Macrophage Inhibitory Cytokine-1 as Biomarker of Pancreatic Cancer

Several studies have demonstrated that the macrophage inhibitory cytokine-1 (MIC-1) may be a powerful diagnostic biomarker in patients with pancreatic cancer, but some studies are inconclusive. A metaanalysis pooled data from selected studies to yield sensitivity, specificity, positive and negative likelihood ratio (LR), diagnostic odds ratio (DOR), and receiver operating characteristic (SROC) curve (Chen et al. 2014). The results revealed that serum MIC-1 levels in pancreatic patients were higher than those of healthy subjects. The area under the SROC curve was 0.92; the pooled sensitivity was 0.79; and the pooled specificity was 0.86. The pooled positive LR was 6.20; and the pooled DOR was 35.73. Thus serum MIC-1 may be a useful diagnostic biomarker with high sensitivity and specificity for identifying pancreatic cancer.

Proteomic Biomarkers of Pancreatic Cancer

Expression Difference Mapping experiments with serum samples from patients with pancreatic adenocarcinoma compared to those with non-malignant pancreatic diseases and healthy controls have shown that the discriminative power of the resulting biomarker panels was superior to the established CA19-9 marker and the best results were achieved by using combined panels of SELDI markers together with CA19-9.

In conventional practice, the use of CA 19-9 levels and imaging techniques is not optimal for detecting small pancreatic lesions. New experimental approaches, such as quantitative proteomics, have shown great potential for the study of cancer and have opened new opportunities to investigate crucial events underlying pancreatic tumorigenesis and to exploit this knowledge for early detection and better intervention. Isotope-coded affinity tag technology for proteomic analysis of human cancer tissue has been used to identify differentially expressed proteins in pancreatic cancer.

A specific cell receptor, the RON receptor tyrosine kinase, is a member of the MET proto-oncogene family and is important for cell proliferation, differentiation, and cancer development. RON receptor is overexpressed in pancreatic cancer cells suggesting that the receptor may also contribute to the disease’s development (Thomas et al. 2007). RON receptor was active in 93% of pancreatic intraepithelial neoplasia, an early form of pancreatic duct cancer. In addition, the receptor was present in 79% of primary pancreatic cancers and 83% of metastatic cancers. RON receptor’s signaling pathways could be a key factor contributing to pancreatic cancer progression. If the receptor could be blocked, it would provide a new target for RON-directed therapies that are more effective in treating this cancer.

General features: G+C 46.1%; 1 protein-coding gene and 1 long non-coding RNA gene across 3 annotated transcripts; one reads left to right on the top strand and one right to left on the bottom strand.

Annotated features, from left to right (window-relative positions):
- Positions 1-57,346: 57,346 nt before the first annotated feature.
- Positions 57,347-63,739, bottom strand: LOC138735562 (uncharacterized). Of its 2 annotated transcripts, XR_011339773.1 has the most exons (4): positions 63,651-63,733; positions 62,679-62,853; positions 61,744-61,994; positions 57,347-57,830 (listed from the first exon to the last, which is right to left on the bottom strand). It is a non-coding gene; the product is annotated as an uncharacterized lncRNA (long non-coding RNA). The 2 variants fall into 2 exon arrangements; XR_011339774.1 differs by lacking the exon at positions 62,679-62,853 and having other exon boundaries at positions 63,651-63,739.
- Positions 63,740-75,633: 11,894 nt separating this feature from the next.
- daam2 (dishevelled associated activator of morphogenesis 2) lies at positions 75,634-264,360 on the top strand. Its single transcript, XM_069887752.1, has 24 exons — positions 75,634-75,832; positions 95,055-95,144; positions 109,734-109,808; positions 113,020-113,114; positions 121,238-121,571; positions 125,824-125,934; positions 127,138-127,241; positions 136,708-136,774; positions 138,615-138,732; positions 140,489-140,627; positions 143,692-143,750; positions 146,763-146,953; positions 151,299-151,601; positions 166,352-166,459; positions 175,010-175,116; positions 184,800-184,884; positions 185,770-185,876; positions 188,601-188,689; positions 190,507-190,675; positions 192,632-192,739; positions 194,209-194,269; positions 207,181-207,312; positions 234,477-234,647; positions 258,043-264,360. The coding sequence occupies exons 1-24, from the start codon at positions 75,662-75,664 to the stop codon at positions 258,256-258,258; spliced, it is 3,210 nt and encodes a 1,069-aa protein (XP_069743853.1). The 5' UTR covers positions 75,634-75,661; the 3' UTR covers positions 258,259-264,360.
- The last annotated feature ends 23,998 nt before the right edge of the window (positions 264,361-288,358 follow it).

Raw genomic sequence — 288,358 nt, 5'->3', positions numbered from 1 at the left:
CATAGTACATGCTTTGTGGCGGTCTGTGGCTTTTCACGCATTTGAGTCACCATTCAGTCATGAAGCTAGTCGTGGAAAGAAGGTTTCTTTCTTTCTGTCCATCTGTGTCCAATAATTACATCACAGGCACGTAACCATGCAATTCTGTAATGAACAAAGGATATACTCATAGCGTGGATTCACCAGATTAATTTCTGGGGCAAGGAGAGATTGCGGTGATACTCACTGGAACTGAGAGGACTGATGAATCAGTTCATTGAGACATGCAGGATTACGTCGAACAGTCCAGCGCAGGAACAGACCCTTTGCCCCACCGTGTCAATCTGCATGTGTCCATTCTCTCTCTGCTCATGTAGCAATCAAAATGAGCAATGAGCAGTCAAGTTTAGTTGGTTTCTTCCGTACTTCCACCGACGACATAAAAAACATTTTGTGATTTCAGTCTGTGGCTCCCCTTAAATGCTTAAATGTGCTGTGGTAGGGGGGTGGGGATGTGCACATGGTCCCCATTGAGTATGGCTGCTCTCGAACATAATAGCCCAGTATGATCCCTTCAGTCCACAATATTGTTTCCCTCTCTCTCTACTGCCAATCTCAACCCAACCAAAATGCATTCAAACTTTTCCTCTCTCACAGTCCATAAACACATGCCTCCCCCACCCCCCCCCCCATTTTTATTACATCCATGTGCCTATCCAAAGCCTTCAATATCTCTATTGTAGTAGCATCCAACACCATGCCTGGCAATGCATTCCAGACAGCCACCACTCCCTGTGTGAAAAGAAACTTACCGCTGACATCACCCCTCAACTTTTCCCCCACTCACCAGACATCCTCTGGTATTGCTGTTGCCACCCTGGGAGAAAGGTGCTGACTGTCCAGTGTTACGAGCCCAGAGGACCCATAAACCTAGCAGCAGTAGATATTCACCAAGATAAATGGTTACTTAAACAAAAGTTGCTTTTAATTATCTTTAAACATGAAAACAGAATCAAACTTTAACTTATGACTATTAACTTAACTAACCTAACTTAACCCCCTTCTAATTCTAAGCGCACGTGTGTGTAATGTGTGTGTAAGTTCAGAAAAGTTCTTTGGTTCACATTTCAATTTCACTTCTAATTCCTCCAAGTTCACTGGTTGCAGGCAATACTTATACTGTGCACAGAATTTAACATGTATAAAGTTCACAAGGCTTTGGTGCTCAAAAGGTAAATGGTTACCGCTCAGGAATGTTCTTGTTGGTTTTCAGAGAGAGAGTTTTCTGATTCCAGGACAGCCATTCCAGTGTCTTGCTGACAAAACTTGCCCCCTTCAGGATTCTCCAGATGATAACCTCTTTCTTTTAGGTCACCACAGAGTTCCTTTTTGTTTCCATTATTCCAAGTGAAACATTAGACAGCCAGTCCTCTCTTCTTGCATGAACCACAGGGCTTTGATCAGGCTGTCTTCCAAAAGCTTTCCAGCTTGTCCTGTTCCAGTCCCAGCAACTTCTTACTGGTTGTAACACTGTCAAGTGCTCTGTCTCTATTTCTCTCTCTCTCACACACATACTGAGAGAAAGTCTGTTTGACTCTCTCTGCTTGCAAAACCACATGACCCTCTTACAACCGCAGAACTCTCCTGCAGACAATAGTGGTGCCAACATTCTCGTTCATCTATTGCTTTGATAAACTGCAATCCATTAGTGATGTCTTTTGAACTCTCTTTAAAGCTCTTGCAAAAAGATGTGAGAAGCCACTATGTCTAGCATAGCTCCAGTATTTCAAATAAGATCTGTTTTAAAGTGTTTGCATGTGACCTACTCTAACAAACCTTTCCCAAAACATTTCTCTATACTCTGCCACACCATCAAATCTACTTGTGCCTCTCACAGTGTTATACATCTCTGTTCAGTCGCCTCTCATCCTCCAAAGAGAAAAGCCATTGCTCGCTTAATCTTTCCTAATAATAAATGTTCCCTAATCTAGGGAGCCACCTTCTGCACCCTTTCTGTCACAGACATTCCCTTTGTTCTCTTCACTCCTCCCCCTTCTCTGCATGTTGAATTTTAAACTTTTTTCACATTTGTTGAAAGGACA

One study has searched for pancreatic cancer biomarkers by use of high- resolution MS and acrylamide isotopic labeling in the plasma proteome of mice genetically engineered to develop cancers that closely resemble human pancreatic tumors (Faca et al. 2008). Finally, using blood samples collected during a clinical trial, the Carotene and Retinol Efficacy Trial (a cancer-prevention study), the researchers showed that the measurement of five of the proteins present in increased amounts at an early stage of tumor development in the mouse model discriminated between people with pancreatic cancer and matched controls up to 13 months before cancer diagnosis. Such proteins could be used in screening blood tests for early and more accurate detection of cancer.

Concluding Remarks on Biomarkers of Pancreatic Cancer

There are several diagnostic methods available to pancreas including CT scan, gadolinium-enhanced MRI, magnetic resonance cholangiopancreatography and endoscopic ultrasound. However, the most promising method is endoscopic ultrasound-guided fine-needle aspiration as this technique enables analysis of cyst fluid using biomarkers (Moris et al. 2017). Previously two biomarkers were available in clinical practice: carcinoembryonic antigen and carbohydrate antigen 19-9. Now DNA analysis of pancreatic cystic fluid and genomic analysis may provide new tools for the diagnosis. Novel genomic and serum biomarkers could play an important future role to identify those individuals who will benefit from an early operation and those who will benefit from watchful waiting approach.

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